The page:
In the last week’s blog we looked at the semiconductor manufacturing process and the various testing steps that happen as raw silicon is turned into finished devices. In this week's follow up we continue looking at the testing process on the product manufacturing side. Last week we noted that Quanta was manufacturing notebook computers. Because of this, I want to make two observations about the product designs and manufacturing process for notebook computers.
- Notebook computer suppliers are continually trying to make them as thin and lower cost as possible. This means that Quanta might not have been using sockets and could be mounting the AMD/ATI devices directly on the circuit board. This can be a potential problem in some cases where the device was exposed to humidity before being heated as part of the surface mounted device (SMD) process as it can cause device degradation that leads to future failures.
- SMD processes increases costs with respect to failures as repairing a SMD CPU or Graphic component on a computer motherboard with hundreds of densely packed conductors is time consuming, difficult, and the scrap rate of the entire unit can be high.
- As the issue cited in the lawsuit is thermal in nature, it is worth noting that a higher power device such as a CPU or graphics chip often require heat sinks/cooling features to avoid problems. This is another area where manufacturing problems could have been introduced as these devices need to have excellent heat transfer to the cooling feature. Thermal pastes and a process to ensure optimal surface contact between the device and heat sink are needed.
Now, we will look at a few key testing steps on the product manufacturing side.
1.) Incoming Test: This process is considered as being redundant to supplier testing before shipment. Product manufacturers used to commonly test incoming components but, due to cost reduction pressures, that practice is now very uncommon outside the Mil/Aero market. Although it is not likely relevant to the Quanta vs. AMD/ATI case, counterfeiting and other supply chain related cases where lesser specification devices are re-labeled make incoming test more relevant again even in consumer type product manufacture.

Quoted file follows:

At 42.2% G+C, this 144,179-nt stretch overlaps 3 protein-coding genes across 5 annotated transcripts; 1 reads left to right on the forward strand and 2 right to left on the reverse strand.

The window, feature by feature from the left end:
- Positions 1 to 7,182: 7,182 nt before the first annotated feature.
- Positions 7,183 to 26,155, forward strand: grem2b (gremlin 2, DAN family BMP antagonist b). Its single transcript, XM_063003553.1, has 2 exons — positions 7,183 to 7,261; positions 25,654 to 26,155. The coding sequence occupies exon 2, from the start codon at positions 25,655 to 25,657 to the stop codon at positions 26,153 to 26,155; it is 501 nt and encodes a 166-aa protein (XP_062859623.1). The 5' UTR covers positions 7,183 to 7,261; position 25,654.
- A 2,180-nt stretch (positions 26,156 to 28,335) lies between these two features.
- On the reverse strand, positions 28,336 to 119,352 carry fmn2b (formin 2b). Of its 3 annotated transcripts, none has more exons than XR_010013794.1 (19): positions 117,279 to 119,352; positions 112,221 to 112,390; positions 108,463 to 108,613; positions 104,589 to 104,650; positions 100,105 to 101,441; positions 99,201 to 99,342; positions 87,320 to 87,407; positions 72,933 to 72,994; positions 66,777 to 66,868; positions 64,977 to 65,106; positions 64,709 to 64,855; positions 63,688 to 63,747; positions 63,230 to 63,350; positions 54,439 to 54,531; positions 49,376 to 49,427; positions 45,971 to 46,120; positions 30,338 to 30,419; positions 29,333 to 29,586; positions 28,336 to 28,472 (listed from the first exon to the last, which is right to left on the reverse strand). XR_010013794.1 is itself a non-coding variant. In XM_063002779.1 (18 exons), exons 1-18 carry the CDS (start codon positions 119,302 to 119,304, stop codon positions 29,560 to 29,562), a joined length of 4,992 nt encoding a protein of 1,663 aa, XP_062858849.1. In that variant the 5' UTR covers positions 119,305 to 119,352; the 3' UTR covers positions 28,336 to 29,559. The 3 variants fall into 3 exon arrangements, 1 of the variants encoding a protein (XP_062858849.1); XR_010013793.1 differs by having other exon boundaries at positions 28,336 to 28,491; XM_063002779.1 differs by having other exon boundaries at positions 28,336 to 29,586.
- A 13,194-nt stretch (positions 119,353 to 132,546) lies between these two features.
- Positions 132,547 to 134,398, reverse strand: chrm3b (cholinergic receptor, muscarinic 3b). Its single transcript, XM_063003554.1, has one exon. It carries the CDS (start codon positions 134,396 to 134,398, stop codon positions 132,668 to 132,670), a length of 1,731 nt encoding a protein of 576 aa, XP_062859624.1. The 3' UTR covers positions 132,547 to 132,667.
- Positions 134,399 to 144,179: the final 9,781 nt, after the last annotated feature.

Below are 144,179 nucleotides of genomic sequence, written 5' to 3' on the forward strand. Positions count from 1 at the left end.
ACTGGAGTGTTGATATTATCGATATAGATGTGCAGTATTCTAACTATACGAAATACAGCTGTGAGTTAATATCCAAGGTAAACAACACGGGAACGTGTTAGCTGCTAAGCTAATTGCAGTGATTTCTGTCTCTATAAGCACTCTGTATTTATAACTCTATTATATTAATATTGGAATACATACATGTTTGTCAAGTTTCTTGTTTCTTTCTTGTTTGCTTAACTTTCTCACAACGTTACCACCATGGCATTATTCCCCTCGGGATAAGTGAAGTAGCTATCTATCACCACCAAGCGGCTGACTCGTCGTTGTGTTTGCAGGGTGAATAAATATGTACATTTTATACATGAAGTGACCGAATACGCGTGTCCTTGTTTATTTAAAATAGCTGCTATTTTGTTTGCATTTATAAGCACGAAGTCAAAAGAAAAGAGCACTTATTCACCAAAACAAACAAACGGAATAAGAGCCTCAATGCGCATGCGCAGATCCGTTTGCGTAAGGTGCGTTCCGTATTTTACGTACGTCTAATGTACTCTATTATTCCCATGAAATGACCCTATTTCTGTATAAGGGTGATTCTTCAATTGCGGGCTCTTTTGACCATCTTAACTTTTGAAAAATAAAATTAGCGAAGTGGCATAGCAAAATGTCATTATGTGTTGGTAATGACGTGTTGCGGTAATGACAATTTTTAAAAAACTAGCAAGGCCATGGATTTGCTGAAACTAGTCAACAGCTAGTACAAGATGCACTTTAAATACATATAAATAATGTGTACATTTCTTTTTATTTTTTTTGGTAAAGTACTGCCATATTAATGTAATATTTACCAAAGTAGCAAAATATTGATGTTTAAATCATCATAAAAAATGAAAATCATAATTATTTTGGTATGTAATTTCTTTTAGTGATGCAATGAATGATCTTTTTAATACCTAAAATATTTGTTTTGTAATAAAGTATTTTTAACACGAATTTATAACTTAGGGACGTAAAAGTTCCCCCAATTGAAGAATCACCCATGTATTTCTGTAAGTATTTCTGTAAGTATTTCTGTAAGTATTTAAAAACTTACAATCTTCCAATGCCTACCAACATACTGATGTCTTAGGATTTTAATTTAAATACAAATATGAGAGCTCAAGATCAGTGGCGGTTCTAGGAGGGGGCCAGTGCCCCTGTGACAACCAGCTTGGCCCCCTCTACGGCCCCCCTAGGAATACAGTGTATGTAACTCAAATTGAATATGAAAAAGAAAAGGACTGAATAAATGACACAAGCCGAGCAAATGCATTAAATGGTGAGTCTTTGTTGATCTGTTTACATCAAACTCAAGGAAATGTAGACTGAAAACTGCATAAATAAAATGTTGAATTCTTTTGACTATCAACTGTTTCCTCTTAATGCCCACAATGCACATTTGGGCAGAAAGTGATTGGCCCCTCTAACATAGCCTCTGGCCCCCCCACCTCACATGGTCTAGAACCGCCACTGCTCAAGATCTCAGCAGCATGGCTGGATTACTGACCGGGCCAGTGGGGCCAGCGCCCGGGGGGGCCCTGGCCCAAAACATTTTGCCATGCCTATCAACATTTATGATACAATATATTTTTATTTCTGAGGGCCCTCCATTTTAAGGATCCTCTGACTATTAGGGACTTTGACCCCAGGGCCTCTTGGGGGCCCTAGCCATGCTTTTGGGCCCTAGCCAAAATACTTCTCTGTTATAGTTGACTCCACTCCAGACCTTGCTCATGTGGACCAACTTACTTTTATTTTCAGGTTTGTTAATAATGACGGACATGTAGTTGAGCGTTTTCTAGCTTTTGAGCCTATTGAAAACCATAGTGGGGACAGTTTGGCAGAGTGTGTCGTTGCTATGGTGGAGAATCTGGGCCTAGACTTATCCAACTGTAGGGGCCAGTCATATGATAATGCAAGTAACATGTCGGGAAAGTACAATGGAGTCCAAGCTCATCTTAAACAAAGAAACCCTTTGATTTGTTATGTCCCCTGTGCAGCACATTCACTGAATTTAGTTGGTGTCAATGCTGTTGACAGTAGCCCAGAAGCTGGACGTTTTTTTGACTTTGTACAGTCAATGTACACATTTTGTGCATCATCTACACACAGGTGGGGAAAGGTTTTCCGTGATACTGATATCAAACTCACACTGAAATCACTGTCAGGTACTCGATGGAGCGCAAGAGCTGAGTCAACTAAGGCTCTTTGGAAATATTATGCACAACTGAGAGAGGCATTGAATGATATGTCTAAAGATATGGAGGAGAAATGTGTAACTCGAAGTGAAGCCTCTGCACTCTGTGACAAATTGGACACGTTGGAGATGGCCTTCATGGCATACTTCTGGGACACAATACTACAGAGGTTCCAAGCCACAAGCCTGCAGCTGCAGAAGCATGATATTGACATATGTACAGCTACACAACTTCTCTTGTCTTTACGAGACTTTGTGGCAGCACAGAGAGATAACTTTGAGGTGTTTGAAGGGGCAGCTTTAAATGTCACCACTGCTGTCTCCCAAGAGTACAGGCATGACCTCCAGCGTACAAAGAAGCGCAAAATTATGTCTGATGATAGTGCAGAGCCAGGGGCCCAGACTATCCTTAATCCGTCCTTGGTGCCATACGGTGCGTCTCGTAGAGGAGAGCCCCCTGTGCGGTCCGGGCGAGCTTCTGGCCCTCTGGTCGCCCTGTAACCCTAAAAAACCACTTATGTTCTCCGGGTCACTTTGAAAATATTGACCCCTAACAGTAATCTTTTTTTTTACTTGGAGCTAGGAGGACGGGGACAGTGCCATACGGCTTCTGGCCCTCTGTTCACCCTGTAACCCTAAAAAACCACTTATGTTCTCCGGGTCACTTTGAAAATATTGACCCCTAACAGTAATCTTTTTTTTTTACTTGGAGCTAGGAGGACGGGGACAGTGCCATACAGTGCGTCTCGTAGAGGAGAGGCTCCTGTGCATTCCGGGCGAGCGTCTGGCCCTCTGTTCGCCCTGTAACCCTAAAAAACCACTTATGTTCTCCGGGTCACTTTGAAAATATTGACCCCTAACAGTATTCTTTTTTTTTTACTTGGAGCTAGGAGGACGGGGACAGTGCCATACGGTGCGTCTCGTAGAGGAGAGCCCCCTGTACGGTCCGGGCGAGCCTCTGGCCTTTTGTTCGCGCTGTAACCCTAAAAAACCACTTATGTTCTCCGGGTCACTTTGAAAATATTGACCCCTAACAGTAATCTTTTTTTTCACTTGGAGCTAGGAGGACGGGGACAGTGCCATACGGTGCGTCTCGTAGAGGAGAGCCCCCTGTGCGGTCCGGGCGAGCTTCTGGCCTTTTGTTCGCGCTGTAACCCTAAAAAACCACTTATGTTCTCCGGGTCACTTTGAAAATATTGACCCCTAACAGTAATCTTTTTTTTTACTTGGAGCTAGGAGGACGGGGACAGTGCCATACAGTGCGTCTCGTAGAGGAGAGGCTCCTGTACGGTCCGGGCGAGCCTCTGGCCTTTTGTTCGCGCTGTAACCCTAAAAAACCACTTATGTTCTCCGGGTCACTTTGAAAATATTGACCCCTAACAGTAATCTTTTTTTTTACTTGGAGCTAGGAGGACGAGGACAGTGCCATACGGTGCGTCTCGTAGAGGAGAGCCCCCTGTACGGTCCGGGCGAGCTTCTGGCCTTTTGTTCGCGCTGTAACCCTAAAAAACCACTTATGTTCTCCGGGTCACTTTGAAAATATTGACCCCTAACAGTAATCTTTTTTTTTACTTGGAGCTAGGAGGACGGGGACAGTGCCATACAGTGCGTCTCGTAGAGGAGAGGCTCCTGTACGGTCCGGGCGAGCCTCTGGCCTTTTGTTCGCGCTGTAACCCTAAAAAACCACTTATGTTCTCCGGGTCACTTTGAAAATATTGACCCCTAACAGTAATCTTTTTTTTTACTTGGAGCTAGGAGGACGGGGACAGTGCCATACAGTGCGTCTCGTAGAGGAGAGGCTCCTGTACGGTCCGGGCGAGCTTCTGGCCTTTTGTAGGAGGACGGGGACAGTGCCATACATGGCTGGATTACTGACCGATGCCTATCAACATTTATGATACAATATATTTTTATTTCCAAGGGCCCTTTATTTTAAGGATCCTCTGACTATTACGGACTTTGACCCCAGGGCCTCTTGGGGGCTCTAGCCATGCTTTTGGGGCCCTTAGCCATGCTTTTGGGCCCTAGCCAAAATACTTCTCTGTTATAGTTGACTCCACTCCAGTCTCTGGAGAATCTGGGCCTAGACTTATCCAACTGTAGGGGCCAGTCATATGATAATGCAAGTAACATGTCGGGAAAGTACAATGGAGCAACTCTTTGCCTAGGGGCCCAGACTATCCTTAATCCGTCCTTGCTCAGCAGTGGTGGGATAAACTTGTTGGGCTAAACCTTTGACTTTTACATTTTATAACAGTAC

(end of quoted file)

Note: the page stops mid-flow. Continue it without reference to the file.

2.) Circuit Board/Module Test: The fully assembled circuit board or module is tested before it is embedded in the final product. Thermal transfer issues can be identified by the use of infrared, optical, and or sensors. Repairs are expensive for problems found here but, it is still far less costly than having the product failing downstream.
3.) Highly Accelerated Life Testing (HALT): This is one last type of testing process that might have mitigated AMD and Quanta’s issue at either the packaged device, module/circuit board or completely assembled product stage. The unit being tested is put through extreme levels of hot and cold cycles while also experiencing other stresses such as vibration and g-forces. In this way, a myriad of potential production issues can be detected before the product ends up in customer hands and/or is in a mission critical role that embedded computers are frequently placed in.
In closing, HALT testing is an almost de-facto step in Military products let alone ones that might be launched into space. In Quanta’s case, you would never do this with all of the units but certainly at least a sample of them. If Quanta did not do this, the brand owner should have. It does seem like a mystery to me about why this case is happening. It should be interesting to find out where the process became broken or which steps were skipped. If something interesting does come to light in the future we will surely revisit this case.